A look at President Trump's administration and the rest of Washington:
- Trump wants to boost defense spending by $54 billion, a 10% jump
- Justice Department shifts course in controversial Texas voting rights case
- Trump says "nobody knew healthcare could be this complicated."
- Trump says Hollywood's obsession with him led to Oscar snafu
- Trump's nominee for Navy secretary withdraws over financial conflicts
- Democrats pick Tom Perez to lead them from the political wilderness
Mexico has informed the Trump administration that it cannot accept non-Mexican nationals whom U.S. authorities arrest along the border and seek to remove from U.S. territory, the nation’s internal security chief said Friday.
Earlier this week, the Trump administration rolled out a broad immigration crackdown that included a proposal to send non-Mexican detainees apprehended along the U.S.-Mexico border back to Mexico while their immigration cases were pending in the United States.
The vast majority of non-Mexican nationals detained along the U.S.-Mexico border are Central Americans. They often travel overland through Mexico to reach the United States.
In a fact sheet released Tuesday, the Department of Homeland Security said that releasing detained, third-country nationals “to the foreign contiguous territory from which they arrived” would save on detention and adjudication resources. The idea would be to keep them out “pending their hearings” on deportation, the fact sheet said.
However, Mexican authorities have reacted coolly from the outset to the notion. Now, they appear to have formally nixed the idea.
On Friday, Mexico’s interior secretary, Miguel Angel Osorio Chong, told a radio interviewer than Mexican authorities had informed a pair of visiting U.S. Cabinet officers — Secretary of State Rex Tillerson and Homeland Security Secretary John F. Kelly — that Mexico could not oblige the U.S. request.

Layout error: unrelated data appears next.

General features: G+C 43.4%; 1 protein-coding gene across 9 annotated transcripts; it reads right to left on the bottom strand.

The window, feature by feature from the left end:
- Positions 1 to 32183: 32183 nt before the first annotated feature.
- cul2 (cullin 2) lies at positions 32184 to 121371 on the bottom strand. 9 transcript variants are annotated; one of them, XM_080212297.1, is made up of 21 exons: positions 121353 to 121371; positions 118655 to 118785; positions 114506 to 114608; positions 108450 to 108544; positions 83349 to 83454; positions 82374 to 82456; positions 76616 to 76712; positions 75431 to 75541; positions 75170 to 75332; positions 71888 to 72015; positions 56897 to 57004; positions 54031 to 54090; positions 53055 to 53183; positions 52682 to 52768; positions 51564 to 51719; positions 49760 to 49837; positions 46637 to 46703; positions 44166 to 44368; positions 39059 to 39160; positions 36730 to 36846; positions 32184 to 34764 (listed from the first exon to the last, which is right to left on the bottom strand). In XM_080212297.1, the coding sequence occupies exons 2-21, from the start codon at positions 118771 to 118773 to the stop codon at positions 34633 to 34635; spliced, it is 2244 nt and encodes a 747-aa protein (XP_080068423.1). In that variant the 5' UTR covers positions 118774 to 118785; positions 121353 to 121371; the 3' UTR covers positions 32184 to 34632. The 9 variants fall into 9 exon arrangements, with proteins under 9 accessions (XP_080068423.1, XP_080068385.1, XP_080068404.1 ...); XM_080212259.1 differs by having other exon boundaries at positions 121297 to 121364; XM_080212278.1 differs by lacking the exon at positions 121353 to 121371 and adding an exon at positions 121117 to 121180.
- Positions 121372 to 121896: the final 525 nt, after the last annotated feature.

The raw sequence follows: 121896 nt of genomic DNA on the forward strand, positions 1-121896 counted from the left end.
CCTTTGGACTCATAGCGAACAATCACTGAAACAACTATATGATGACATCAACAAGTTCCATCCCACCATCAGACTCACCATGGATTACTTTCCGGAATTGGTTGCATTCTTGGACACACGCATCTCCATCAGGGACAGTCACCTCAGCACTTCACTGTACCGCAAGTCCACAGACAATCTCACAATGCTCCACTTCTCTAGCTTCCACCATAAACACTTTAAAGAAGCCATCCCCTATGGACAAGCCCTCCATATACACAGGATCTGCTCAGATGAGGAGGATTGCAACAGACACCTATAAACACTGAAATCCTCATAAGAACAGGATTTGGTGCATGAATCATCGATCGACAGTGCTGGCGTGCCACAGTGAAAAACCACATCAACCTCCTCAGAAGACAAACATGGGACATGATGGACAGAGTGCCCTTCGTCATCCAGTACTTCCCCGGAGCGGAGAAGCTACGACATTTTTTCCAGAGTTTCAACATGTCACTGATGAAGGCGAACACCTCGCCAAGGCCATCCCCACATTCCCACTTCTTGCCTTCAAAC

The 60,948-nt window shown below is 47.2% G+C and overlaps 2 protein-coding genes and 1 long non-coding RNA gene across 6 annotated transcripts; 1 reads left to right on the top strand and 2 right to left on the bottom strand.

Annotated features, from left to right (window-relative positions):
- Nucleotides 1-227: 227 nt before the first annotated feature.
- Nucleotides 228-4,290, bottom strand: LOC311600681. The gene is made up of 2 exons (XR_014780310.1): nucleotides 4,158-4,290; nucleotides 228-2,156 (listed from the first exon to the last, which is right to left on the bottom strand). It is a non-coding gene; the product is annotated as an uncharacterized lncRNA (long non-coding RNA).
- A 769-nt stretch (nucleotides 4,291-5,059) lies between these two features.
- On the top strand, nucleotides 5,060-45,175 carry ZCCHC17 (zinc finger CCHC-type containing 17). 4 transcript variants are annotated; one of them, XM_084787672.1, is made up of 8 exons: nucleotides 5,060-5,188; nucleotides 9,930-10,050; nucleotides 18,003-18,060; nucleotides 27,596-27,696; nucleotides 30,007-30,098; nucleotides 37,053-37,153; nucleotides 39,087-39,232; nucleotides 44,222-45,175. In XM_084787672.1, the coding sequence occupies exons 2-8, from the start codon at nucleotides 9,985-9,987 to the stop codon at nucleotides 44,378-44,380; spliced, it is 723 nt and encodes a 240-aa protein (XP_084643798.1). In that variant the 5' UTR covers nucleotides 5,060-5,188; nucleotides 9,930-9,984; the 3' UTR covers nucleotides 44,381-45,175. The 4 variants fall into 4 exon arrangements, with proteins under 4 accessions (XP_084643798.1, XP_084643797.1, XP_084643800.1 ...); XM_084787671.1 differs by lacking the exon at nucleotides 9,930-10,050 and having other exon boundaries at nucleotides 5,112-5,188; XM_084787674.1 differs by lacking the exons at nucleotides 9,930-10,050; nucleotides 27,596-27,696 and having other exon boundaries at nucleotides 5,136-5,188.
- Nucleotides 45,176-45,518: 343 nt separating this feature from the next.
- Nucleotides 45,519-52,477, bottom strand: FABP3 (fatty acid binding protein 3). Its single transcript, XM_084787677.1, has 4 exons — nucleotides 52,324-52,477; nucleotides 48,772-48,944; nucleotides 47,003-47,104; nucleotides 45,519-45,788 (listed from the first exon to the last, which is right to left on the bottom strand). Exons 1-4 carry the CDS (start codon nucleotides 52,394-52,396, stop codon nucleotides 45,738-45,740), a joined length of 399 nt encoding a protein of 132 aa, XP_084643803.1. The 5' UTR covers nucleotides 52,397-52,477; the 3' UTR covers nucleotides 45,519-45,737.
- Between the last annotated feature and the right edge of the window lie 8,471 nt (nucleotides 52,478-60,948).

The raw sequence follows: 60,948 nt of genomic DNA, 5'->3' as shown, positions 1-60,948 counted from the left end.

“We told them that our legal framework doesn’t allow this,” Osorio Chong told Radio Formula, referring to the visit this week of the two Trump Cabinet officials. “ We told them it is impossible. There is no way, legally, nor is there capacity.”
In recent years, non-Mexicans, mostly Central Americans, have become a larger proportion of illegal immigrants apprehended along the Southwest border as the relative number of Mexican nationals has declined.
In fiscal year 2016, according to U.S. Border Patrol statistics, agents recorded apprehensions of almost 191,000 undocumented Mexican citizens along the Southwest frontier. In the same fiscal year, the Border Patrol said it registered 218,000 detentions of non-Mexican nationals, most of them Central Americans.
Cecilia Sanchez of The Times’ Mexico City bureau contributed to this report.
An earlier version of this blog post misspelled Miguel Angel Osorio Chong's name as Osorio Chung.